This test is a qualitative test largely. It tells you whether you are currently infected or not. Positive test means you have Covid-19 infection present. False negative tests are rare but can happen. Therefore, test should be interpreted along with signs and symptoms. As such this test is considered Gold Standard test. But if the test is negative, it indicates at the time of the tests you did not have active infection. You can develop infection few days later and so the test should be interpreted in light of the symptoms and signs that you have. With signs and symptoms developing, one must repeat the test.
- Antigen Tests: Antigen tests are immunoassays that detect the presence of a specific viral antigen or outer protein present on the virus surface. This is a non-invasive test and does not need a needle prick. This is most widely used test for screening.
Antigen tests diagnose absence of the disease equally well as RT-PCR test (specificity of the test), but are slightly less efficient in detecting infection as compared to RT-PCR. Most are less expensive than RT-PCR and can be processed at the point of care with results available in minutes and thus can be used in screening programs to quickly identify those who are likely to be contagious. Because of the performance characteristics of antigen tests, it may be necessary to confirm some antigen test results (a negative test in persons with symptoms or a positive test in persons without symptoms) with a laboratory-based RT-PCR
Interpretation Antigen Tests Results
This is best used for screening or when the results are needed immediately like attending a meeting or large get together and criteria of negative test are set to attend the meeting or entry to a hall etc. Interpretation is similar like RT-PCR, that means, if the test is positive, person has infection, and if test is negative the person does not have Covid-19 infection. However sometimes the test may be false negative (report negative despite person having infection).
Quick guiding points are shown in the picture based on whether your tests are positive or negative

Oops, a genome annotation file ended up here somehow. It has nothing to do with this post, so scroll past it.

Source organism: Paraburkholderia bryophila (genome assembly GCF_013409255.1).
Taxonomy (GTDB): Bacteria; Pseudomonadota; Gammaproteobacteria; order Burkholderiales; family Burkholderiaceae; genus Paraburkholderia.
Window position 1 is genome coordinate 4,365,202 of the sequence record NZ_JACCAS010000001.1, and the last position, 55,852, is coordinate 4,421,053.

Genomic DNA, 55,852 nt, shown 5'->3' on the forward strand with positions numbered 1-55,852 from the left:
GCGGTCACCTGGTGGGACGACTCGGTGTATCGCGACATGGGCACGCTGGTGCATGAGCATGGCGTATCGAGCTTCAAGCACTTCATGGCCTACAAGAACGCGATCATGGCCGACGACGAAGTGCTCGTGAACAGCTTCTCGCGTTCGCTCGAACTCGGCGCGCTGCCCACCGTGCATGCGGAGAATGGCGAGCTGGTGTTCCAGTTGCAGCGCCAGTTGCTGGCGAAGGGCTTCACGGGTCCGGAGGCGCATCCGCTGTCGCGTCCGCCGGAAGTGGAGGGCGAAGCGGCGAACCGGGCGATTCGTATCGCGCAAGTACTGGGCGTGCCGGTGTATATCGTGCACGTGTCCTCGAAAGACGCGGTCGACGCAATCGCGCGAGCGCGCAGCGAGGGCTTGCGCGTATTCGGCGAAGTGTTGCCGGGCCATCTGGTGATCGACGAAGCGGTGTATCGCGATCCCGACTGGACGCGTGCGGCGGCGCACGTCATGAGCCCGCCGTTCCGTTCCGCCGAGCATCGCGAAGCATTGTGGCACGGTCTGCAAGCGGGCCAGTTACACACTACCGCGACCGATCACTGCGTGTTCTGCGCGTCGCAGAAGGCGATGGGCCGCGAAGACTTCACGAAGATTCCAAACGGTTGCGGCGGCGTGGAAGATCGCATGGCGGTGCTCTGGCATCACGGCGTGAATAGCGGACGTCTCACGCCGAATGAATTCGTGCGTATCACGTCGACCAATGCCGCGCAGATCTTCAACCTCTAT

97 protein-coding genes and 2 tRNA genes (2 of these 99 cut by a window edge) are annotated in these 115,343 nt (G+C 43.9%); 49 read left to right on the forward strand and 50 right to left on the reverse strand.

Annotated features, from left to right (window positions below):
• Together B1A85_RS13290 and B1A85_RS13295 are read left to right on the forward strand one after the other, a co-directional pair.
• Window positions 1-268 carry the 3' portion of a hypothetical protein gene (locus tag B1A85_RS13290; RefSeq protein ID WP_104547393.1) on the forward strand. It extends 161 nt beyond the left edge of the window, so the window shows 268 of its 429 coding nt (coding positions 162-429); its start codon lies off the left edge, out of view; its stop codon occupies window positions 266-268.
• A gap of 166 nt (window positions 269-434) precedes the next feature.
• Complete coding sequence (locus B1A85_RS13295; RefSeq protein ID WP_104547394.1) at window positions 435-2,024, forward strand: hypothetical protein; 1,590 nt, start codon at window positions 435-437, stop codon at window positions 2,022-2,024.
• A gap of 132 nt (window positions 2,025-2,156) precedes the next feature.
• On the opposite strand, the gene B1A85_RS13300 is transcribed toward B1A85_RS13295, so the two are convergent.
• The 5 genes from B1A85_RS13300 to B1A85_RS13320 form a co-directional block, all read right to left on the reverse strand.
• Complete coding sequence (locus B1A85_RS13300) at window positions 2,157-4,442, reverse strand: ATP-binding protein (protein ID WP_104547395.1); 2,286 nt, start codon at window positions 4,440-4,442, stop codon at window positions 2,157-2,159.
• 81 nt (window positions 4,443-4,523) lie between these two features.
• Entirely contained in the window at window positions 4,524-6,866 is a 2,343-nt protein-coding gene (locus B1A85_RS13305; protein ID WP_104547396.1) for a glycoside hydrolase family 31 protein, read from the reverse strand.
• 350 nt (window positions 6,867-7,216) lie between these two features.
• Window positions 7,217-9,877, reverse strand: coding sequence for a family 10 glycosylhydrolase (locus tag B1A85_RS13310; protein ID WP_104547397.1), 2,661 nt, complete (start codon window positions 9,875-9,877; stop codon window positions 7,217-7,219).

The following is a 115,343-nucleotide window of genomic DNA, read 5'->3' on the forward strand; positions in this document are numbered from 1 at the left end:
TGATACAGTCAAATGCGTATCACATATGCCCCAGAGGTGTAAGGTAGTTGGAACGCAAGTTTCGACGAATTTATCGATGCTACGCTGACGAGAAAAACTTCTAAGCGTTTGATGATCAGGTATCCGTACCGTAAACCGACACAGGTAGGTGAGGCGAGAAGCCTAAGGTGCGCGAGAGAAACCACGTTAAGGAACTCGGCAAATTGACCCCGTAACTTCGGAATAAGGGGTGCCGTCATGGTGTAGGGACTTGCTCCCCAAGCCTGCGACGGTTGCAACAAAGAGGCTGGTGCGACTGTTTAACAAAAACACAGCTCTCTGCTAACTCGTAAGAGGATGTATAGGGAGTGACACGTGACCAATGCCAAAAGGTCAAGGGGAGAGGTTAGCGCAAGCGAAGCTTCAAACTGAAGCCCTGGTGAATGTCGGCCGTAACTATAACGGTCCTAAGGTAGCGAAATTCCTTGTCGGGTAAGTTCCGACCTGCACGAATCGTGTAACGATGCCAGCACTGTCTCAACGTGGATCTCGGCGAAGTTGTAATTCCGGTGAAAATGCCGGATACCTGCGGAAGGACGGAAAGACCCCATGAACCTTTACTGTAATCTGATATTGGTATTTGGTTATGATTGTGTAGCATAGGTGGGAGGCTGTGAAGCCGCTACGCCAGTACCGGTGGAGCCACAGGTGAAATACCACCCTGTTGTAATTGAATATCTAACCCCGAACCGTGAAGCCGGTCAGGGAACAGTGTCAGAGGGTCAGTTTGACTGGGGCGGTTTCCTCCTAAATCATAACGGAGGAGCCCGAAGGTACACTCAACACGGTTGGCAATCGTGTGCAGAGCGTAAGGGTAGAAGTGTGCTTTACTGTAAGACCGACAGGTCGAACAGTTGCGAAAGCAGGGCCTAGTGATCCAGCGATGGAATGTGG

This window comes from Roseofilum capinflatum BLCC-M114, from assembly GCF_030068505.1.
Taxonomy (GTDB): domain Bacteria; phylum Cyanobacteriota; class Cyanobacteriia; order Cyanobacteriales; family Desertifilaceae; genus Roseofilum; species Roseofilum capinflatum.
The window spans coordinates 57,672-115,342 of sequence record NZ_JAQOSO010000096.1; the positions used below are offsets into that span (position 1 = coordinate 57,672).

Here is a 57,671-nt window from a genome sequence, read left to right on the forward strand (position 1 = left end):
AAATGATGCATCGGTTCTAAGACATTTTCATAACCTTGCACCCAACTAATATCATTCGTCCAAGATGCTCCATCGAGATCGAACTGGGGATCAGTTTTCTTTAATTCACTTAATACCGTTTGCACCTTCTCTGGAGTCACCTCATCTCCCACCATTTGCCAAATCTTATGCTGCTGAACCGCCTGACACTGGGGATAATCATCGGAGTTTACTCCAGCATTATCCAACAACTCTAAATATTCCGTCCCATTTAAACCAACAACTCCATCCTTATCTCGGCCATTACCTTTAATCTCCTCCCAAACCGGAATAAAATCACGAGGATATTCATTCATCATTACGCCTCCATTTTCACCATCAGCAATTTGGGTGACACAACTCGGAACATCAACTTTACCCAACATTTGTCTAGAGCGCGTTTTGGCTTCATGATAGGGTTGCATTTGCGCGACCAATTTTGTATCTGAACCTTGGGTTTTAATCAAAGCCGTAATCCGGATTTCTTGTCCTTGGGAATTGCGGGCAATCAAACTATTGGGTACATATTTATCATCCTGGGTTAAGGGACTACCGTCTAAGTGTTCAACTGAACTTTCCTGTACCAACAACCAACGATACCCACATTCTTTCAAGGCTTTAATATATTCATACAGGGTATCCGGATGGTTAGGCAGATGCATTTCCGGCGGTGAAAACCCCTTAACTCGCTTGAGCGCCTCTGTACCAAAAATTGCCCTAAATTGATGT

- Antibody Tests:
Antibody (also called serology) tests are used to detect previous infection with Covid-19 virus. This test needs a needle prick since blood is required for the test. CDC does not recommend using antibody testing to diagnose current infection nor the past infection with certainty. Depending on the time when someone was infected and the timing of the test, the test might not detect antibodies in someone with a current infection. In addition, it is not currently known whether a positive antibody test result indicates immunity against Covid-19 infection; therefore, at this time, antibody tests should not be used to determine if an individual is immune against reinfection. Antibody testing is being used for public health surveillance and epidemiologic purposes. Because antibody tests can have different targets on the virus, specific tests might be needed to assess for antibodies originating from past infection versus those from vaccination.
Interpretation of the antibody rest result: At public health level, by the large number of these tests, what proportion of population is already infected sometimes in the past can be reasonably well estimated. It does not have personal use interpretation of any great value at present.
In the coming months ahead, we will discuss how to protect ourselves and prevent the spread of the disease, social and economic impacts in the societies, various vaccines and their doses, myths prevailing against vaccine, how best to protect us, including vaccinations and lessons learnt for the future one by one.